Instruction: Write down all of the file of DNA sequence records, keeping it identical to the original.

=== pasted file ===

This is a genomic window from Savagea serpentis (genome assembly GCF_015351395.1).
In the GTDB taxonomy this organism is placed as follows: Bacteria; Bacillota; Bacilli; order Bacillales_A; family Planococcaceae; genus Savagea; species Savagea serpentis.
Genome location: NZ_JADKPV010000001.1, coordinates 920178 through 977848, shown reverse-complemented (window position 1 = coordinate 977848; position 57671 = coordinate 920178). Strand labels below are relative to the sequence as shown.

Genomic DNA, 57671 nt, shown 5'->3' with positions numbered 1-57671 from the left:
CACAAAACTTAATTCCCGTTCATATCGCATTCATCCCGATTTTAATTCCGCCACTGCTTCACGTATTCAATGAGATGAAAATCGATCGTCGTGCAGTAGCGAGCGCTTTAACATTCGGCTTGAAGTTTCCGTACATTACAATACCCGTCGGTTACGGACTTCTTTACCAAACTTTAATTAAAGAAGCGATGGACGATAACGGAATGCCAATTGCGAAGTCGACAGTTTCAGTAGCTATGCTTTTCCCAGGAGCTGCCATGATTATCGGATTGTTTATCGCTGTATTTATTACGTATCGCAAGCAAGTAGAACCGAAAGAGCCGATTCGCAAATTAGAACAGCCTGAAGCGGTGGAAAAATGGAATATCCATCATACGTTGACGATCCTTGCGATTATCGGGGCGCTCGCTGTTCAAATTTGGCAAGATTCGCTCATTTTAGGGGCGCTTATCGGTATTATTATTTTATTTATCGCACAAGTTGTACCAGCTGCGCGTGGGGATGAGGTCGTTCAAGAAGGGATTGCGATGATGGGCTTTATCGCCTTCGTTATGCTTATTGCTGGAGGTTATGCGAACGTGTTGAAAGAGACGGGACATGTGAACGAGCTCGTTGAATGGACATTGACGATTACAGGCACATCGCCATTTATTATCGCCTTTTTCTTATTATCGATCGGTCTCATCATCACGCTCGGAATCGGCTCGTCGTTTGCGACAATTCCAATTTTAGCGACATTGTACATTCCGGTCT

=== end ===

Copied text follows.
This is a genomic window from Savagea serpentis (genome assembly GCF_015351395.1).
In the GTDB taxonomy this organism is placed as follows: Bacteria; Bacillota; Bacilli; order Bacillales_A; family Planococcaceae; genus Savagea; species Savagea serpentis.
Genome location: NZ_JADKPV010000001.1, coordinates 920178 through 977848, shown reverse-complemented (window position 1 = coordinate 977848; position 57671 = coordinate 920178). Strand labels below are relative to the sequence as shown.

Genomic DNA, 57671 nt, shown 5'->3' with positions numbered 1-57671 from the left:
CACAAAACTTAATTCCCGTTCATATCGCATTCATCCCGATTTTAATTCCGCCACTGCTTCACGTATTCAATGAGATGAAAATCGATCGTCGTGCAGTAGCGAGCGCTTTAACATTCGGCTTGAAGTTTCCGTACATTACAATACCCGTCGGTTACGGACTTCTTTACCAAACTTTAATTAAAGAAGCGATGGACGATAACGGAATGCCAATTGCGAAGTCGACAGTTTCAGTAGCTATGCTTTTCCCAGGAGCTGCCATGATTATCGGATTGTTTATCGCTGTATTTATTACGTATCGCAAGCAAGTAGAACCGAAAGAGCCGATTCGCAAATTAGAACAGCCTGAAGCGGTGGAAAAATGGAATATCCATCATACGTTGACGATCCTTGCGATTATCGGGGCGCTCGCTGTTCAAATTTGGCAAGATTCGCTCATTTTAGGGGCGCTTATCGGTATTATTATTTTATTTATCGCACAAGTTGTACCAGCTGCGCGTGGGGATGAGGTCGTTCAAGAAGGGATTGCGATGATGGGCTTTATCGCCTTCGTTATGCTTATTGCTGGAGGTTATGCGAACGTGTTGAAAGAGACGGGACATGTGAACGAGCTCGTTGAATGGACATTGACGATTACAGGCACATCGCCATTTATTATCGCCTTTTTCTTATTATCGATCGGTCTCATCATCACGCTCGGAATCGGCTCGTCGTTTGCGACAATTCCAATTTTAGCGACATTGTACATTCCGGTCT